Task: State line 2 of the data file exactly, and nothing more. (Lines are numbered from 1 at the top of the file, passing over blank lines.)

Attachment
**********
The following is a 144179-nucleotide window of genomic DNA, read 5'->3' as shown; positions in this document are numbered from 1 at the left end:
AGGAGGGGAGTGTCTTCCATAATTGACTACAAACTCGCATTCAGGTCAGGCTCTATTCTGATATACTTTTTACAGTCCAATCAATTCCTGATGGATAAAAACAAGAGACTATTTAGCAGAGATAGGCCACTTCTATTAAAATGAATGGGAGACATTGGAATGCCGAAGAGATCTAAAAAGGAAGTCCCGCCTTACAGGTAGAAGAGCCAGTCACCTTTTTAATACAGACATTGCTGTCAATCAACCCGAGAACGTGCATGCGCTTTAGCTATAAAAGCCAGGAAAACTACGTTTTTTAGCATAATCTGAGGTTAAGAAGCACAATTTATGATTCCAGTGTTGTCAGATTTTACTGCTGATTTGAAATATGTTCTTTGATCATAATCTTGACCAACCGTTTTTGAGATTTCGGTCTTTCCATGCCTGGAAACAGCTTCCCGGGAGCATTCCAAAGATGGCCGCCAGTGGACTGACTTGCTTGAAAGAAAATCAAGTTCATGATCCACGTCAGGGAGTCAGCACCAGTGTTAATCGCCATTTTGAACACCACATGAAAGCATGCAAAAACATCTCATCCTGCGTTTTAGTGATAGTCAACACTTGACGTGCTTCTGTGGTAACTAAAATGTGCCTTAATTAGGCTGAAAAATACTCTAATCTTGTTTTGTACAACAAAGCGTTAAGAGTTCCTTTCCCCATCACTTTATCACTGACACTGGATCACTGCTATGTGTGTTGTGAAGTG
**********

AGGAGGGGAGTGTCTTCCATAATTGACTACAAACTCGCATTCAGGTCAGGCTCTATTCTGATATACTTTTTACAGTCCAATCAATTCCTGATGGATAAAAACAAGAGACTATTTAGCAGAGATAGGCCACTTCTATTAAAATGAATGGGAGACATTGGAATGCCGAAGAGATCTAAAAAGGAAGTCCCGCCTTACAGGTAGAAGAGCCAGTCACCTTTTTAATACAGACATTGCTGTCAATCAACCCGAGAACGTGCATGCGCTTTAGCTATAAAAGCCAGGAAAACTACGTTTTTTAGCATAATCTGAGGTTAAGAAGCACAATTTATGATTCCAGTGTTGTCAGATTTTACTGCTGATTTGAAATATGTTCTTTGATCATAATCTTGACCAACCGTTTTTGAGATTTCGGTCTTTCCATGCCTGGAAACAGCTTCCCGGGAGCATTCCAAAGATGGCCGCCAGTGGACTGACTTGCTTGAAAGAAAATCAAGTTCATGATCCACGTCAGGGAGTCAGCACCAGTGTTAATCGCCATTTTGAACACCACATGAAAGCATGCAAAAACATCTCATCCTGCGTTTTAGTGATAGTCAACACTTGACGTGCTTCTGTGGTAACTAAAATGTGCCTTAATTAGGCTGAAAAATACTCTAATCTTGTTTTGTACAACAAAGCGTTAAGAGTTCCTTTCCCCATCACTTTATCACTGACACTGGATCACTGCTATGTGTGTTGTGAAGTG